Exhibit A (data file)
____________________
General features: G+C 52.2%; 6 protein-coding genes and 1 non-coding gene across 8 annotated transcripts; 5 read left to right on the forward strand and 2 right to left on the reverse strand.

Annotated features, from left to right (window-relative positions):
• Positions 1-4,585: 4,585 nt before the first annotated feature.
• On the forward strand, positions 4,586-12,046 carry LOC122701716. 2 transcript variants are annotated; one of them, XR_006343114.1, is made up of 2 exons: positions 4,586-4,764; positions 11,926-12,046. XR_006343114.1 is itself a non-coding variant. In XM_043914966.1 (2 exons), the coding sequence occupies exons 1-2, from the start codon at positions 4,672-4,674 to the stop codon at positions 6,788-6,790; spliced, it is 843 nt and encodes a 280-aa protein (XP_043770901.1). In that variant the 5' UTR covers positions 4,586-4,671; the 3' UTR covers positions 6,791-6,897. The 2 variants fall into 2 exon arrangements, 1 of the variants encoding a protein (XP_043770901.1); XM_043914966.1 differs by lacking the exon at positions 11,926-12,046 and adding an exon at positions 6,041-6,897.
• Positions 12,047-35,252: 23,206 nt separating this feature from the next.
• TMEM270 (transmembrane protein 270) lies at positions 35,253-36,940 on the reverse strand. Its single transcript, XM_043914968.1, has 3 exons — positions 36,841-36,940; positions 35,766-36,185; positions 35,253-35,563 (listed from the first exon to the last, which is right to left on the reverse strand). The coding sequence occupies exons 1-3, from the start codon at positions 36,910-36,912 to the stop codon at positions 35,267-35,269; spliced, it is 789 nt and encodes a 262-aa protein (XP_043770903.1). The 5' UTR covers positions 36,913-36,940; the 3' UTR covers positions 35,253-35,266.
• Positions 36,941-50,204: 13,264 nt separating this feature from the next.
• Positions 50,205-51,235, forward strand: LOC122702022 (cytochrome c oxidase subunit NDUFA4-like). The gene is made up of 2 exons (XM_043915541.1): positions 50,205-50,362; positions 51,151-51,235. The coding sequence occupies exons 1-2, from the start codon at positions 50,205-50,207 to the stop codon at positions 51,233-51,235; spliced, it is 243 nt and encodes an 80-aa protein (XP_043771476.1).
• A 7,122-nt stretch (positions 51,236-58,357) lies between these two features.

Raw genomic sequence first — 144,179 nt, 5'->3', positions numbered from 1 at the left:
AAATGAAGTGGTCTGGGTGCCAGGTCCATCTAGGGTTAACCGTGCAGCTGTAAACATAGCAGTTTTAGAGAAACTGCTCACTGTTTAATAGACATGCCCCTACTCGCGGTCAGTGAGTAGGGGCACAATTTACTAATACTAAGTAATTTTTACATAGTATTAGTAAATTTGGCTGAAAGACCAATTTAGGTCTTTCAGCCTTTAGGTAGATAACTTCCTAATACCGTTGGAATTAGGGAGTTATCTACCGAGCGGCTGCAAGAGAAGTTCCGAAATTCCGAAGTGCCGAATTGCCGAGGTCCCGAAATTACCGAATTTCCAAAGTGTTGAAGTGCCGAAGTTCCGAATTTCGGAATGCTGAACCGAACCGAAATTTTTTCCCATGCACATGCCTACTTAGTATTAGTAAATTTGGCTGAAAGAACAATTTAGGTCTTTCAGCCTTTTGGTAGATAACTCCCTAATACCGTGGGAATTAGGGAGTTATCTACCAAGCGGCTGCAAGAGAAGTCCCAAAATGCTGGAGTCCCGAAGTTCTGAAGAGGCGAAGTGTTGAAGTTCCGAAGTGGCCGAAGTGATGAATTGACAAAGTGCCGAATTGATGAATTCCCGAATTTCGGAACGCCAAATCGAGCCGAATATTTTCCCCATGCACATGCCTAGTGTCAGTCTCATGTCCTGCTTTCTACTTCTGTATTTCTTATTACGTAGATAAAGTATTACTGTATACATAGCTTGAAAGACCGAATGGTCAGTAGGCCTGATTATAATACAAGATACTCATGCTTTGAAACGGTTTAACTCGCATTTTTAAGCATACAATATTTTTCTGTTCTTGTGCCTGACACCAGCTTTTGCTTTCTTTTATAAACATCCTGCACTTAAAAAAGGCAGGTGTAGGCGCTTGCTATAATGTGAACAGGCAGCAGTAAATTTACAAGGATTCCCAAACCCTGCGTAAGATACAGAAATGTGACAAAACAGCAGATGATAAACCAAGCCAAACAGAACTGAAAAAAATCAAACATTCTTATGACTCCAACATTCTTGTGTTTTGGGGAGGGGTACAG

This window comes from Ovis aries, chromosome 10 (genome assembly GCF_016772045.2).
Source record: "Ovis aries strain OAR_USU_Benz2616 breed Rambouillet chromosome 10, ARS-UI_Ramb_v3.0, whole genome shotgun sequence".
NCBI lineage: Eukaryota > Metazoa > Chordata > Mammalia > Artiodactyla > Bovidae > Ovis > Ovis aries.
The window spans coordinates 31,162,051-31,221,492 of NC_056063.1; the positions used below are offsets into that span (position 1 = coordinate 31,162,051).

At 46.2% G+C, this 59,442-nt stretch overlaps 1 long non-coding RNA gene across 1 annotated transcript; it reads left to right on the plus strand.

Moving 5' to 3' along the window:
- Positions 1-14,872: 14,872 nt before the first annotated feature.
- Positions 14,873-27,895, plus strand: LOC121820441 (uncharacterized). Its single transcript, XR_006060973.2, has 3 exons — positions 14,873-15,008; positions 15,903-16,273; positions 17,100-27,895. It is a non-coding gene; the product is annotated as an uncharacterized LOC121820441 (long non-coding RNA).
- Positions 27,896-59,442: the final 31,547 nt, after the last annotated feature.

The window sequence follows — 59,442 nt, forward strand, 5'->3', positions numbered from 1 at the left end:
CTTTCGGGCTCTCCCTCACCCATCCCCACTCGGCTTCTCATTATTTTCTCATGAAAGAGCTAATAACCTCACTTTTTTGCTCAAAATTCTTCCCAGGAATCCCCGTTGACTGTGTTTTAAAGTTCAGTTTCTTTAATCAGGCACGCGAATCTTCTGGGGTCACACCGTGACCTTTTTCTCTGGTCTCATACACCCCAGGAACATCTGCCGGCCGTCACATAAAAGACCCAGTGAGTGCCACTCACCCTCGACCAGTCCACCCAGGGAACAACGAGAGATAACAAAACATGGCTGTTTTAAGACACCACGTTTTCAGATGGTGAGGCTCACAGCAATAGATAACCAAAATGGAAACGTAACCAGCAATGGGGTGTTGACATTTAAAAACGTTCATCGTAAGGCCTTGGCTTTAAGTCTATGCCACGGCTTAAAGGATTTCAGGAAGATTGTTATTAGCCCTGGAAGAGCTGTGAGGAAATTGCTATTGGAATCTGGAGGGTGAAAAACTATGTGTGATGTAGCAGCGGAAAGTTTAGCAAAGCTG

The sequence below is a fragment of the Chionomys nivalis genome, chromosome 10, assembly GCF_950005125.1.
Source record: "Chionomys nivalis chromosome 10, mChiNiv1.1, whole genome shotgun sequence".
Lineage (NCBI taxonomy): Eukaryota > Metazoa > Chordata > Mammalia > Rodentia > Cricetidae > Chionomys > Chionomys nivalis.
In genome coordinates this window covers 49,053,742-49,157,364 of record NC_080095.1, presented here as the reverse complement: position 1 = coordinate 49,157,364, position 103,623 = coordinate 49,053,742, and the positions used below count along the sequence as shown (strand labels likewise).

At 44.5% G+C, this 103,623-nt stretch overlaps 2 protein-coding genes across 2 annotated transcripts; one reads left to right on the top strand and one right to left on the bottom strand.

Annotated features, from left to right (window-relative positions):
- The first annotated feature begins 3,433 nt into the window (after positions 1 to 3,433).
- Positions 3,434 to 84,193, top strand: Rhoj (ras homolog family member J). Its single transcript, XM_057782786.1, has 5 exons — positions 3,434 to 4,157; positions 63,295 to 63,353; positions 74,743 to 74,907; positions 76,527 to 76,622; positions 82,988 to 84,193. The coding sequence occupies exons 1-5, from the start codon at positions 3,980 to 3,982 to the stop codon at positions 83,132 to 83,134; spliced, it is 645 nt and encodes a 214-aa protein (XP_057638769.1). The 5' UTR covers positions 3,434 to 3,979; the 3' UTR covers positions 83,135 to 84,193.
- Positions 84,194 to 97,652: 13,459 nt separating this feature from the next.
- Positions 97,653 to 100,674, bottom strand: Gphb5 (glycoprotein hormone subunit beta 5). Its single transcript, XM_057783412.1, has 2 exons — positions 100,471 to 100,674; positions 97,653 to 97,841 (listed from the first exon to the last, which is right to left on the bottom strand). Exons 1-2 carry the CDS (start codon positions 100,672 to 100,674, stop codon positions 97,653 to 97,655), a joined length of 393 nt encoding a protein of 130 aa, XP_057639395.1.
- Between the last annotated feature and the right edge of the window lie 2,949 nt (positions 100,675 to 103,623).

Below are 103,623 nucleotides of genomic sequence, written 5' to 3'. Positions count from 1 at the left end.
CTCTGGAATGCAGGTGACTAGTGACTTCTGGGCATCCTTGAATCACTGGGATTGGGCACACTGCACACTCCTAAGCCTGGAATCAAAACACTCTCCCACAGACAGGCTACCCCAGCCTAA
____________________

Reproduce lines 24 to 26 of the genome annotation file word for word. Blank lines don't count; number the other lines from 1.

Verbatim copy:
Source record: "Chionomys nivalis chromosome 10, mChiNiv1.1, whole genome shotgun sequence".
Lineage (NCBI taxonomy): Eukaryota > Metazoa > Chordata > Mammalia > Rodentia > Cricetidae > Chionomys > Chionomys nivalis.
In genome coordinates this window covers 49,053,742-49,157,364 of record NC_080095.1, presented here as the reverse complement: position 1 = coordinate 49,157,364, position 103,623 = coordinate 49,053,742, and the positions used below count along the sequence as shown (strand labels likewise).